Here at Judy’s Book we get our fair share of bad reviews on businesses and subsequent complaints by businesses to remove them. While we empathize with local establishments, first and foremost, Judy’s Book is a consumer-opinion site that exists to publish people’s opinions – the good, the bad, and everything in between. We do not exist to censor content, so we don’t edit or remove reviews except for obvious breaches of our Terms & Conditions or principles. We’ve found that removing a review doesn’t address the root issue and in many cases ads fuel to the fire with the user posting more reviews on our’s and other sites. Fortunately, our research also shows that potential customers who read these reviews are pretty smart: they understand that people’s opinions are just that – opinions – and they take them with a grain of salt.
New research in Social Media also shows that how a business responds and handles a bad review can really impact the results. Sometimes going in and engaging a disgruntled customer will help them see your company in a new light and allow other users to get your perspective. Judy’s Book allows and encourages businesses to comment on reviews. Here are some tips for handling a bad review.
- The details aren’t true: Your business is being condemned for giving a reviewer a bad massage and not honoring 50 percent off coffee coupon. However, you don’t offer coffee (just tea) and you definitely don’t offer a 50 percent off. In this case, speak up and politely let them know that they may have simply misjudged something or maybe they’re confusing you with another company. If it’s a matter of bad facts, step in and politely correct them. You’re an attorney and the person reviewing you was someone you sued, in this case they’re reviewing their dissatisfaction and not your skill as an attorney. Confronting in public is much better than ignoring or trying to get the review removed where they can re-post it on any number of sites.
- Make Amends: Sometimes you just goof. Your company sold a bad product, your employee missed an appointment, the meal was brought out cold, etc. Life happens. People understand. If you blundered and someone is upset, it’s typically in your best interest to engage them and to do your best to make it right. It often doesn’t take much to smooth over one bad experience.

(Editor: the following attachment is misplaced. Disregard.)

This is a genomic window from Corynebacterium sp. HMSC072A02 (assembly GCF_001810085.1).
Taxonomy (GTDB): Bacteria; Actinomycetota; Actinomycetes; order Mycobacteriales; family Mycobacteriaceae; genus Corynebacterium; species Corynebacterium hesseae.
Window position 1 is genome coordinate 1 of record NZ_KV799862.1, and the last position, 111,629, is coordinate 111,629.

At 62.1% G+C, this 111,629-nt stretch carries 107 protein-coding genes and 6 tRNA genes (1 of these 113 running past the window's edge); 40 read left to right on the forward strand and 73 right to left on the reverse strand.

- When the review develops legs: Sometimes things that shouldn’t be a big deal get out of control and “me too” responses anyway. These conditions need to be addressed and need to be addressed quickly. Staying quiet simply because you don’t think it’s serious enough to warrant an answer is virtually certain to invite the fervor to spread beyond Judy’s Book and onto other sites. You don’t want that to happen. The best way to contain the mess is to handle it at its source. If something is gaining legs, get in the conversation and de-escalate. Often just a few words from you will be enough to quiet the publicity and get the dialogue on track.
Once you decide a review is worth commenting on, you need to handle it with care. Don’t rush into a response and try and remain calm. Upgraded (claimed) listings can send review comments to email@example.com make sure you include a link to the review you are commenting on and keep the following in mind:
- Be Honest: If you’re going to engage a negative reviewer, come at them completely honest, sincere and with your hands where they can see them. Apologize for your mistake and let them help you find a way to move forward. Don’t make excuses. Don’t try to spin it to make you look like the victim. If you messed up, apologize and immediately diffuse the situation. If you didn’t mess up, then be honest about what happened. Without pointing fingers.
- Remain Calm: If you can’t remain calm in a fight, then you should not be allowed to participate in social media. Losing your cool is one of the worst things you can do.
- Speak Like a Person: If you have a Master’s Degree this isn’t the time to show it off. Don’t down talk or have gender, social, age biases. The other day my wife was at our local car dealer getting our Prius checked out for a warning light. The mechanic said “Honey, the problem was you didn’t tighten the gas cap all the way and air got into the tank” Guess what? It was me who filled up last. Needless to say she wasn’t happy with the service.
- Promise to be better: End your reply with a promise to be better. Whether it’s a promise that you’ll try harder, make amends, listen more, etc., let them know that you heard them, you care, and that you want to be better for them. It’ll go a long way in establishing some goodwill.
- Listen: Listen without reacting. The complaints your customers have about your business aren’t really about you, they’re about them. They’re about how they feel. How they were let down. What they need. Find the root of the problem and address that. Sometimes that means looking beyond what they’re telling you. They’re commenting on the site because they want to be heard. Show them they have been.
- Keep it short: Don’t ramble on, usually 3-4 sentences is enough.
Also remember that most users generally look at the trends and one single bad review amongst many good ones doesn’t have as much weight. Especially if the good reviews are more recent.
Responding to good reviews with a simple Thank You not only acknowledges the customer who took the time to write a review but it’s an additional touch point for repeat business and to encourage others to write reviews.
Lastly, local search sites wouldn’t exist without honest people making honest recommendations, free from influence by businesses and advertisers. We’re going to keep fostering that in the Judy’s Book community and hope that it’ll continue to be upheld in other communities. Thanks for being part of ours.